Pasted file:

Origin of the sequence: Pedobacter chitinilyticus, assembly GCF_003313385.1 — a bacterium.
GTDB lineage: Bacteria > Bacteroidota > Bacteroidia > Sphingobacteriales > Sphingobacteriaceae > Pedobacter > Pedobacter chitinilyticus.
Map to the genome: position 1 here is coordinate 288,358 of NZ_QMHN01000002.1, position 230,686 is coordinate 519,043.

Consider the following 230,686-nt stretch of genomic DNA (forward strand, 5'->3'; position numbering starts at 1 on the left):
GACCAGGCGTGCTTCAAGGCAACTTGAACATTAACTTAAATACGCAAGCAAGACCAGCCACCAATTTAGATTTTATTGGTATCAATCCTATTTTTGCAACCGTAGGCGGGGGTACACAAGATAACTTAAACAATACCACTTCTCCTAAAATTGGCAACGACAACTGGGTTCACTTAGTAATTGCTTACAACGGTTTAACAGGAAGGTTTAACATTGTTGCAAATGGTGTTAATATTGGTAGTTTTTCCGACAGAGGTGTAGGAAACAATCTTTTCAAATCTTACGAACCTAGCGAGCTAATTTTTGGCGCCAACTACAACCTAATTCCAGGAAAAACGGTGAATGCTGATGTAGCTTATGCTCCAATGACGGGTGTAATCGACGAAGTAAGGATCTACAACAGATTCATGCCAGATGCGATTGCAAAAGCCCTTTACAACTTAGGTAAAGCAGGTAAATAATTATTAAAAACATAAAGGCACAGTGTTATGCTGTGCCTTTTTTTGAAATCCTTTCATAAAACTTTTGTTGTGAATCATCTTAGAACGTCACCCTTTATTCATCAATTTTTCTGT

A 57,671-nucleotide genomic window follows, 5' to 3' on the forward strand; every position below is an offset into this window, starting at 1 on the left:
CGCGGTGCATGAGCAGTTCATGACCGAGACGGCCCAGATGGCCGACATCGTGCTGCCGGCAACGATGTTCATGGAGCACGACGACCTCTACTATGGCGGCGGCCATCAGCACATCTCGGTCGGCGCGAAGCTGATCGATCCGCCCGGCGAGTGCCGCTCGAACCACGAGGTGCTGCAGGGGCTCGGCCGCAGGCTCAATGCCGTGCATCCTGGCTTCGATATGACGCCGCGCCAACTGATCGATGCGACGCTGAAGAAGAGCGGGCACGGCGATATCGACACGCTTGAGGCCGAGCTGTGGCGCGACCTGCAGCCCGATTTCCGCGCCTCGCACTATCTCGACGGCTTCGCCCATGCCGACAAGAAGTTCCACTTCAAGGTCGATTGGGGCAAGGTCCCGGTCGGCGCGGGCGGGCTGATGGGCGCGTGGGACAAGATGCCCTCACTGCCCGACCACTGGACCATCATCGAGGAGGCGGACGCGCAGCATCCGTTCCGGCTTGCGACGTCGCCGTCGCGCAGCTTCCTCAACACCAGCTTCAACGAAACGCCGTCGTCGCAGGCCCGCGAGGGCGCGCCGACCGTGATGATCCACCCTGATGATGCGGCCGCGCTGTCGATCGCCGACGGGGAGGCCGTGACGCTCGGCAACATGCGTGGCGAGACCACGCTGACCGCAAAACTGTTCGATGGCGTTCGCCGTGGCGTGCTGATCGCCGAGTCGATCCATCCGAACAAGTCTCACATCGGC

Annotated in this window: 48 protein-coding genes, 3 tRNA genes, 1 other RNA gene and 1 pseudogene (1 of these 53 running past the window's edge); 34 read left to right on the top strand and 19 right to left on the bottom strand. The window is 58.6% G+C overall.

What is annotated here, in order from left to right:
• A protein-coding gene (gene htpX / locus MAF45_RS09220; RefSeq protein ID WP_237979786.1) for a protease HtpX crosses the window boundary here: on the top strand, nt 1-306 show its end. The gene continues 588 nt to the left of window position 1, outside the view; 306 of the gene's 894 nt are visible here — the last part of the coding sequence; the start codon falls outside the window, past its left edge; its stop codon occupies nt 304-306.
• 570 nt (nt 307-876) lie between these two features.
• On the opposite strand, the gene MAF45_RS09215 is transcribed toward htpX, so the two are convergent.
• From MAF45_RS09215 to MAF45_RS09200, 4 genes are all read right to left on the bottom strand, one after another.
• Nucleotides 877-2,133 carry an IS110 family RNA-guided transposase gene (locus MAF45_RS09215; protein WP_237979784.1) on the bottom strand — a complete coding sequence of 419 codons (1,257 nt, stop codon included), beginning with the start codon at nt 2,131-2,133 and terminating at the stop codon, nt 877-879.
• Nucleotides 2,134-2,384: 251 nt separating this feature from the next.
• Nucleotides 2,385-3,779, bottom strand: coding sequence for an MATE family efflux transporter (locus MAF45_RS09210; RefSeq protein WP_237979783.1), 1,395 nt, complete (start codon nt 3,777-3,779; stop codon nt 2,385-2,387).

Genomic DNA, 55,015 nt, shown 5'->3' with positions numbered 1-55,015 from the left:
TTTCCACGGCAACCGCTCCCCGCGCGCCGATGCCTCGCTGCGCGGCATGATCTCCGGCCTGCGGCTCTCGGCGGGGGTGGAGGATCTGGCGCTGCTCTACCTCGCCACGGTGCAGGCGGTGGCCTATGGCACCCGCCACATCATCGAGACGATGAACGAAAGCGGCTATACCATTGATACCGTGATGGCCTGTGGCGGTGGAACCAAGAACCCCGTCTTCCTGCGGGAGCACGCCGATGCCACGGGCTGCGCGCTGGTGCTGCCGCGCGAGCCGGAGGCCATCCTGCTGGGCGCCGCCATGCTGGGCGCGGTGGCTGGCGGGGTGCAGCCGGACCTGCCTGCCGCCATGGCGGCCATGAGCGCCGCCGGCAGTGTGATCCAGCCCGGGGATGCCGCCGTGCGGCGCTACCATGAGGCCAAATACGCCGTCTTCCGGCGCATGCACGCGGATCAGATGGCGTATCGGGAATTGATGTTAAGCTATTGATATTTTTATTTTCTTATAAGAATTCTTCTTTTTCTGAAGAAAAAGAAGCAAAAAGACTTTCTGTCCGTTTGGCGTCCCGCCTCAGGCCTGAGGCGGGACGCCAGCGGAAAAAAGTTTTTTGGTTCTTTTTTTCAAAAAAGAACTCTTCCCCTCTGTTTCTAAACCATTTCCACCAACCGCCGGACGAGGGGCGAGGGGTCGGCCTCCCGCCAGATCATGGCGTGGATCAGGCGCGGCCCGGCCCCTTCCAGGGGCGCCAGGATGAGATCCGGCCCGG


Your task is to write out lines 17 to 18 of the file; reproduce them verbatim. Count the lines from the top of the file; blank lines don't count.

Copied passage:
Genomic DNA, 55,015 nt, shown 5'->3' with positions numbered 1-55,015 from the left:
TTTCCACGGCAACCGCTCCCCGCGCGCCGATGCCTCGCTGCGCGGCATGATCTCCGGCCTGCGGCTCTCGGCGGGGGTGGAGGATCTGGCGCTGCTCTACCTCGCCACGGTGCAGGCGGTGGCCTATGGCACCCGCCACATCATCGAGACGATGAACGAAAGCGGCTATACCATTGATACCGTGATGGCCTGTGGCGGTGGAACCAAGAACCCCGTCTTCCTGCGGGAGCACGCCGATGCCACGGGCTGCGCGCTGGTGCTGCCGCGCGAGCCGGAGGCCATCCTGCTGGGCGCCGCCATGCTGGGCGCGGTGGCTGGCGGGGTGCAGCCGGACCTGCCTGCCGCCATGGCGGCCATGAGCGCCGCCGGCAGTGTGATCCAGCCCGGGGATGCCGCCGTGCGGCGCTACCATGAGGCCAAATACGCCGTCTTCCGGCGCATGCACGCGGATCAGATGGCGTATCGGGAATTGATGTTAAGCTATTGATATTTTTATTTTCTTATAAGAATTCTTCTTTTTCTGAAGAAAAAGAAGCAAAAAGACTTTCTGTCCGTTTGGCGTCCCGCCTCAGGCCTGAGGCGGGACGCCAGCGGAAAAAAGTTTTTTGGTTCTTTTTTTCAAAAAAGAACTCTTCCCCTCTGTTTCTAAACCATTTCCACCAACCGCCGGACGAGGGGCGAGGGGTCGGCCTCCCGCCAGATCATGGCGTGGATCAGGCGCGGCCCGGCCCCTTCCAGGGGCGCCAGGATGAGATCCGGCCCGG